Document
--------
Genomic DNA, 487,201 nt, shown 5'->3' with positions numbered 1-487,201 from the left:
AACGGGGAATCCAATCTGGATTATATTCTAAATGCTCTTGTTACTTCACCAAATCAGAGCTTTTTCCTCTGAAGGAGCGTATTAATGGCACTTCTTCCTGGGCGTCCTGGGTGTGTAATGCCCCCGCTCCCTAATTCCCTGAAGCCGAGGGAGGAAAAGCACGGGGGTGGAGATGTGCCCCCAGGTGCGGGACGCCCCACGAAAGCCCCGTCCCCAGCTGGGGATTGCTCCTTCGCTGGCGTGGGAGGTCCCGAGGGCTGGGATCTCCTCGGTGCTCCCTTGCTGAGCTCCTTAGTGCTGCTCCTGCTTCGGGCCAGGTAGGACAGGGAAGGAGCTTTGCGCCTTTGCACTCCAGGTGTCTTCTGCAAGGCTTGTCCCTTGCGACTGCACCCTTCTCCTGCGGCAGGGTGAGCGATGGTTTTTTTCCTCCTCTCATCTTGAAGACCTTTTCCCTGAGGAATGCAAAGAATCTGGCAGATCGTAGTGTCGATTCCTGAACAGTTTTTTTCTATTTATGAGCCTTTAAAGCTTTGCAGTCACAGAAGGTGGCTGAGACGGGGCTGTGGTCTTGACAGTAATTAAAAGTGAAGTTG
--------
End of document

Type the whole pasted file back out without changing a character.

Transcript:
Genomic DNA, 487,201 nt, shown 5'->3' with positions numbered 1-487,201 from the left:
AACGGGGAATCCAATCTGGATTATATTCTAAATGCTCTTGTTACTTCACCAAATCAGAGCTTTTTCCTCTGAAGGAGCGTATTAATGGCACTTCTTCCTGGGCGTCCTGGGTGTGTAATGCCCCCGCTCCCTAATTCCCTGAAGCCGAGGGAGGAAAAGCACGGGGGTGGAGATGTGCCCCCAGGTGCGGGACGCCCCACGAAAGCCCCGTCCCCAGCTGGGGATTGCTCCTTCGCTGGCGTGGGAGGTCCCGAGGGCTGGGATCTCCTCGGTGCTCCCTTGCTGAGCTCCTTAGTGCTGCTCCTGCTTCGGGCCAGGTAGGACAGGGAAGGAGCTTTGCGCCTTTGCACTCCAGGTGTCTTCTGCAAGGCTTGTCCCTTGCGACTGCACCCTTCTCCTGCGGCAGGGTGAGCGATGGTTTTTTTCCTCCTCTCATCTTGAAGACCTTTTCCCTGAGGAATGCAAAGAATCTGGCAGATCGTAGTGTCGATTCCTGAACAGTTTTTTTCTATTTATGAGCCTTTAAAGCTTTGCAGTCACAGAAGGTGGCTGAGACGGGGCTGTGGTCTTGACAGTAATTAAAAGTGAAGTTG